São Paulo neighborhood
Villa Tavola, in Bixiga.
|Subprefecture||Subprefecture of Sé|
The origins of the neighborhood can be traced to the foundation of the city. Nowadays, Bixiga is considered part of the official district of Bela Vista, but appeared on city maps with the Bixiga designation until 1943. It was incorporated into Bela Vista with the passing of Law 1242, in 1910. The area between the historic core, Paulista Avenue, 23 de Maio Avenue and 9 de Julho Avenue became, in 1878, the Chácara do Bexiga (Bexiga Farmstead), owned by Antônio José Leite Braga.
In the middle of the 18th century, São Paulo saw an expansion of its population beneath the original boundaries of the city center. With the beginning of industrialization in the mid-19th century, São Paulo experienced accelerated population growth, in large part due to immigration to the city caused by the new jobs in the industrial sector. The many farmsteads that surrounded the city center found new purpose soon enough, becoming residential lots primarily for working-class immigrants.
Purchasing the land from Thomaz Cruz in 1878, Leite Braga divided the farmstead into lots, which were then sold, thus beginning the urbanization process of Bixiga.
The birth of the neighborhood began at Largo dos Piques, a convergence point where many roads met and from which they began, thus making the locale popular for inns and hostels, as well as prostitution and weekly slave auctions. The streets of Santo Amaro and Santo Antonio connected São Paulo to neighboring cities, such as Jundiaí and the port city of Santos. The Largo dos Piques is currently known as Praça das Bandeiras or Largo do Riachuelo. Largo dos Piques is identified as Bexiga's foundation site by the Department of Historical Heritage of the city of São Paulo. Some of the slaves who escaped the auctions formed the short-lived maroon state Quilombo do Saracura.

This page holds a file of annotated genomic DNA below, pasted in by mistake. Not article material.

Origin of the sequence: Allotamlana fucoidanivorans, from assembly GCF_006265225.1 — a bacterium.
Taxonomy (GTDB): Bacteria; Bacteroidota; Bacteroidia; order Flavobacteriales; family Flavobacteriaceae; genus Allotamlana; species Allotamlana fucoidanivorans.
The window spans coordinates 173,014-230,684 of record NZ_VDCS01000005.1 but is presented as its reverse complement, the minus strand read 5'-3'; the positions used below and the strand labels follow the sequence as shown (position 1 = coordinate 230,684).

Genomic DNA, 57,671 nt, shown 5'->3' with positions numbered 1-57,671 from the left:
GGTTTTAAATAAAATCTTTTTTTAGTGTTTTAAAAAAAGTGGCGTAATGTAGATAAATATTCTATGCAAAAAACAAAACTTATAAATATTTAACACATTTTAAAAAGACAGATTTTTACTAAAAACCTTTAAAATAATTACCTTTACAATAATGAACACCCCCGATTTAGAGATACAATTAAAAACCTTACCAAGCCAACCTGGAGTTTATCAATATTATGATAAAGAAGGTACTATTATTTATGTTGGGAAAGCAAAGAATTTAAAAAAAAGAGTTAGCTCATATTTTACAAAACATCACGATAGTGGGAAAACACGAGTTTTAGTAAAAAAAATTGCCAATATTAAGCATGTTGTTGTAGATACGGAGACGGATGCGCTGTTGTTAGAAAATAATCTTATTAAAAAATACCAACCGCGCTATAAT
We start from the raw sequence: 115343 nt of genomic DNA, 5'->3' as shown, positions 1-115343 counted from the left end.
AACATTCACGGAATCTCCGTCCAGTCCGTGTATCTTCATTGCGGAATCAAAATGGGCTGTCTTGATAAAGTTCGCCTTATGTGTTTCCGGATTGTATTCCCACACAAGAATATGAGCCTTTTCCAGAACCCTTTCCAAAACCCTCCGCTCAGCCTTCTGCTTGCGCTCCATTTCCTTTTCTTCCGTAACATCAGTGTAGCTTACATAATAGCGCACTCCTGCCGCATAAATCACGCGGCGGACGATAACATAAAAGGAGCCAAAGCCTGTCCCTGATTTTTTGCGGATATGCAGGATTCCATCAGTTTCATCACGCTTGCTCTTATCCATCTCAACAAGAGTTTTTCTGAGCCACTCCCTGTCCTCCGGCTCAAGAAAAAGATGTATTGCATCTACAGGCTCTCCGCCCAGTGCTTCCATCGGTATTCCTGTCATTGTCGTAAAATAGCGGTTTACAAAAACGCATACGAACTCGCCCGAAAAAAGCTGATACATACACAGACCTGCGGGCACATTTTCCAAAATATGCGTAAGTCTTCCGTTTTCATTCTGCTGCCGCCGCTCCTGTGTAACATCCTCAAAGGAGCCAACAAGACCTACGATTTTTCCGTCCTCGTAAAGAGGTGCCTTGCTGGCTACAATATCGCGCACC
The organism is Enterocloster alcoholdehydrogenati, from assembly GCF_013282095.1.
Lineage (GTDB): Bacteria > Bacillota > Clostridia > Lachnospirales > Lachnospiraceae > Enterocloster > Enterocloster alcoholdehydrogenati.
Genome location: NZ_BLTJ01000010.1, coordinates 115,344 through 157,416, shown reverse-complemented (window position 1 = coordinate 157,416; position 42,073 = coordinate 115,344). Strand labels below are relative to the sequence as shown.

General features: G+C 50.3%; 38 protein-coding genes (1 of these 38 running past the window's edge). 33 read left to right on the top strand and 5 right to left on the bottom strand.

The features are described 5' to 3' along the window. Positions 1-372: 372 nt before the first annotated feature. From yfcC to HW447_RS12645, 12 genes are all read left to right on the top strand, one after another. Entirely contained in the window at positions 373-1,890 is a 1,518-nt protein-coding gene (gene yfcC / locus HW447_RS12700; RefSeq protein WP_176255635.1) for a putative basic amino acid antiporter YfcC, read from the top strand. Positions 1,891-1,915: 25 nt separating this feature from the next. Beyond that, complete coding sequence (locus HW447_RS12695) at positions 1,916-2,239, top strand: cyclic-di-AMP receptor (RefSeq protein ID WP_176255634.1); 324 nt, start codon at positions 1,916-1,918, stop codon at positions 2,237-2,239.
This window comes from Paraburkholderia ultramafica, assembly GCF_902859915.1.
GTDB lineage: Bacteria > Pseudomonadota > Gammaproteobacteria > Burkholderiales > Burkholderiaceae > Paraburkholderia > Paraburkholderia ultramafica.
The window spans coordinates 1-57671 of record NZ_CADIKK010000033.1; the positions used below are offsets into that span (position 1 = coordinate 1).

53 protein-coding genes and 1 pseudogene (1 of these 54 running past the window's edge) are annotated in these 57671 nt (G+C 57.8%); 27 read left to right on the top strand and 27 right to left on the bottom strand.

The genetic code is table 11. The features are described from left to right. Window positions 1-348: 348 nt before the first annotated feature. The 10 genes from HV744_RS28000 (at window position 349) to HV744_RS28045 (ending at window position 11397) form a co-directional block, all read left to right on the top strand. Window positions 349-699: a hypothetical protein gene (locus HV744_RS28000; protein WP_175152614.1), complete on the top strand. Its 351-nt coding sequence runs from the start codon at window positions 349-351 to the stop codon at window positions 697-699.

In 1885 Rua Formosa was founded, thus connecting Bexiga to the Santa Ifigênia neighborhood to facilitate trade. The proximity of Anhangabaú, Largo dos Piques and Largo do Bexiga was instrumental to the development of the neighborhood.
The first streets in Bexiga were Santo Antonio, Major Quedinho, 13 de Maio, and Abolição. Urbanization of the area began in 1880, and saw a surge of Italian residents in the late 19th-century, particularly those from Sicilia, Calabria and Puglia. With an extensive supply of land at low costs, immigrants settled in the neighborhood into terraced houses and sobrados, which were usually mixed-use. Houses were low and usually built without a blueprint. In addition to Italian immigrants, many freed slaves settled in Bexiga. They mostly lived in the lower floors of houses due to cheaper rent.
By the 1920s Bexiga was the most densely-populated neighborhood in São Paulo. Tenements and basement residences began to appear at this time, damaging the neighborhood's reputation. The presence of both a black and immigrant populations made Bexiga a culturally diverse area, becoming known for such events as the Samba School Vai-Vai and the Our Lady of Achiropita Festival.
- Bixiga: os contornos atuais do bairro que começou com imigrantes calabreses
- Museu expõe memória e sotaque do Bexiga, em São Paulo Archived February 15, 2011, at the Wayback Machine; O Estado de S. Paulo, 18 de março de 2009.
- A Itália ao alcance dos pés Archived March 19, 2011, at the Wayback Machine
- Scripillitti 28.
- Scripillitti 32-34.
- Scripillitti 36.
- Scripillitti 38.
- Sampaio de Castro 51.
- Scripillitti 40.
- Scripillitti, Ana Carolina Nader (23 March 2017). "Verticalização e tombamento no bairro do Bexiga: materialização em tensão" (in Portuguese). São Paulo: Mackenzie Presbyterian University. Retrieved 16 January 2020. Cite journal requires
- Sampaio de Castro, Márcio (2008). Bexiga: um bairro afro-italiano (in Portuguese). Annablume. ISBN 978-8574198620.
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